The Santa Barbara Independent describes native Leah Stokes, mother of twins and faculty at UCSB (University of California Santa Barbara), as “the fossil-fuel industry’s worst nightmare. For the past 20 years, she has studied how utility companies — just like the fossil-fuel industry — spend billions of dollars sowing seeds of doubt of whether climate change is real and what the causes were, and fighting to delay action.”

Stokes started at home, covering it with solar panels to produce its own power. She saves on fuel costs with an electric bike and an electric car, for the family, and installed a charger at her house to power those. She’s reduced indoor pollutants and saved energy costs by switching to an induction stove top, electric stove, and a heat pump for heating and cooling which reduced her monthly utilities by $1,800.

Stokes shaved down what she owes major utility companies, as well as making good use of the tax breaks that ease the transition into the future. But what makes her admirable is that goes beyond personal advocacy, inviting ohers to collaborate and take action. 

“Like a football coach scouting the opposition, Stokes scrutinizes [fossil fuel company] tactics and tendencies when confronted with legislative threats,” writes Nick Welsh. Stokes exposed SoCalGas’s false “grassroots” organization — paid for with ratepayer dollars — which tried to arouse public opposition to a proposed city ordinance that would ban natural gas from new developments.

Stokes has an eagle eye for looking through lobbyists’ efforts to “loophole” their way through tax bills and energy legislation. “For example, Donald Trump’s much-ballyhooed tax cut for the rich, she said, actually increased corporate tax rates,” Stokes notes. And local energy companies have tried to escape their responsibility to their customers, making energy greener, sustainable, affordable. “We still have time,” Stokes insists, “but we don’t have another 10 years.”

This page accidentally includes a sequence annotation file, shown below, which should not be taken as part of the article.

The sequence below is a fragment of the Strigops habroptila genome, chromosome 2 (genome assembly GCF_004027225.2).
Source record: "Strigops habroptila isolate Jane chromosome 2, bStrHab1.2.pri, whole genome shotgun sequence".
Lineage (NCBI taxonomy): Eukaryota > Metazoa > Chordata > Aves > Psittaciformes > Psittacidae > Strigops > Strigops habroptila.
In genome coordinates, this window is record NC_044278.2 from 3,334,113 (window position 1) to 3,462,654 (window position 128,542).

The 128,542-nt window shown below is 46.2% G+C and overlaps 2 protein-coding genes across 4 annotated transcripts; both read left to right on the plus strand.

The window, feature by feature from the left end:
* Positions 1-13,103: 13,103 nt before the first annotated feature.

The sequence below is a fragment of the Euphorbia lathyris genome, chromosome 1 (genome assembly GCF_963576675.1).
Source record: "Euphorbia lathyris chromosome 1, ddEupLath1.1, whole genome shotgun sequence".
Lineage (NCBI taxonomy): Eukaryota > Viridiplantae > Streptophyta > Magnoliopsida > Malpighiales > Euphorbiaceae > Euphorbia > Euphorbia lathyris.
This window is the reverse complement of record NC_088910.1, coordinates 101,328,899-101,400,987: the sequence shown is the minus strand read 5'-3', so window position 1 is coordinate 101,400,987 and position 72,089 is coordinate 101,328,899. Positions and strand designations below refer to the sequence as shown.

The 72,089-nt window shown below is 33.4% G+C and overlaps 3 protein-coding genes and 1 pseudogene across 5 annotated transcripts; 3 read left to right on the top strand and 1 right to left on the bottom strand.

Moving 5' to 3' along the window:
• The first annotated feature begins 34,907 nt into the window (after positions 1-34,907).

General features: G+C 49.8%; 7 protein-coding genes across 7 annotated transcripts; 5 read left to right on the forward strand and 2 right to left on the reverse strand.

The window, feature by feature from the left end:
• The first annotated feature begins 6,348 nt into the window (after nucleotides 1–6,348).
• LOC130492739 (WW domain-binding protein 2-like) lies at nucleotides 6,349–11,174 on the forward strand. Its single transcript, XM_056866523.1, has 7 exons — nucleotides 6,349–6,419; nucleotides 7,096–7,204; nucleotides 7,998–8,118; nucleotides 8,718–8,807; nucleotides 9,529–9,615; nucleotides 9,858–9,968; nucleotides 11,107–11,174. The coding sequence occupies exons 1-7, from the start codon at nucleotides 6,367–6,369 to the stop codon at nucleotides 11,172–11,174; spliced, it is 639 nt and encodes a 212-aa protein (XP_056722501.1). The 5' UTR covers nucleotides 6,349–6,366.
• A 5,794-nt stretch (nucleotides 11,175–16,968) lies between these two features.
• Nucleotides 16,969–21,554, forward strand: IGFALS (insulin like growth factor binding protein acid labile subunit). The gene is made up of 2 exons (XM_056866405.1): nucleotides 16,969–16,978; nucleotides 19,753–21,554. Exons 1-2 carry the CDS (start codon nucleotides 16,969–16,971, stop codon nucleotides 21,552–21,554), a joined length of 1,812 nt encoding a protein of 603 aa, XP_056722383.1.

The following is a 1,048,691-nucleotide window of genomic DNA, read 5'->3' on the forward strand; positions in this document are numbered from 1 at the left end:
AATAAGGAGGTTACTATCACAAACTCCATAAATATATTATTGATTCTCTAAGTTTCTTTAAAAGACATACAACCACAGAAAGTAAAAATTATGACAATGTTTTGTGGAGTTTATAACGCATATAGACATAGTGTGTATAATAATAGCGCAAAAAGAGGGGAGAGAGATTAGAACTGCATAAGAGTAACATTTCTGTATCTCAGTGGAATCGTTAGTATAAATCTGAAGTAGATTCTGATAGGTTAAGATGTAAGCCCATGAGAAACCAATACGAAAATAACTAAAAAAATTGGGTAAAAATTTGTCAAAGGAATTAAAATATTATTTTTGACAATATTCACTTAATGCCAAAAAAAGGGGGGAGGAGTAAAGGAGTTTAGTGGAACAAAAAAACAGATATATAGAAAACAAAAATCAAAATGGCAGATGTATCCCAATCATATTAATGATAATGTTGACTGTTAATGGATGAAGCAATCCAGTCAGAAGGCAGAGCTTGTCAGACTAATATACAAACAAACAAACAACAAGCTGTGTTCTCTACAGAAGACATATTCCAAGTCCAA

Co-president Helen Hudson nominated Lettie Cottin Pogrebin, mother, a founding editor of MS Magazine, a mother, writer, and advocate. Leading up to her work as a consulting editor for Free to Be You and Me, Cottin Pogrebin worked on a NYC commission to eradicate sexism in the city’s public schools. She helped conceptualize the songs, stories and poems that would make Free to Be You and Me iconic for parents and children alike. Daughter of Jewish immigrants, Cottin Pogrebin created a path as a mother and feminist in a way that resonated deeply with American women like Hudson. In addition to her regular columns, Pogrebin has written ten novels including Three Daughters, Single Jewish Male Seeking Soul Mate, and Deborah, Gold, and Me: Being Female and Jewish in American. Most recently she wrote a memoir about the power of secrets in her family, Shanda: A Memoir of Shame and Secrecy. Though in her eighties, Pogrebin contributes regularly to Moment Magazine on topics close to her advocacy with Americans for Peace Now, Jewish-Palestinian dialogue and peace. 

Next week we have some more profiles of women in science and advocacy, nominated by John Smilie, Karen Gunther and others.

For information, visit the website or the League of Women Voters of Montgomery County, IN Facebook page.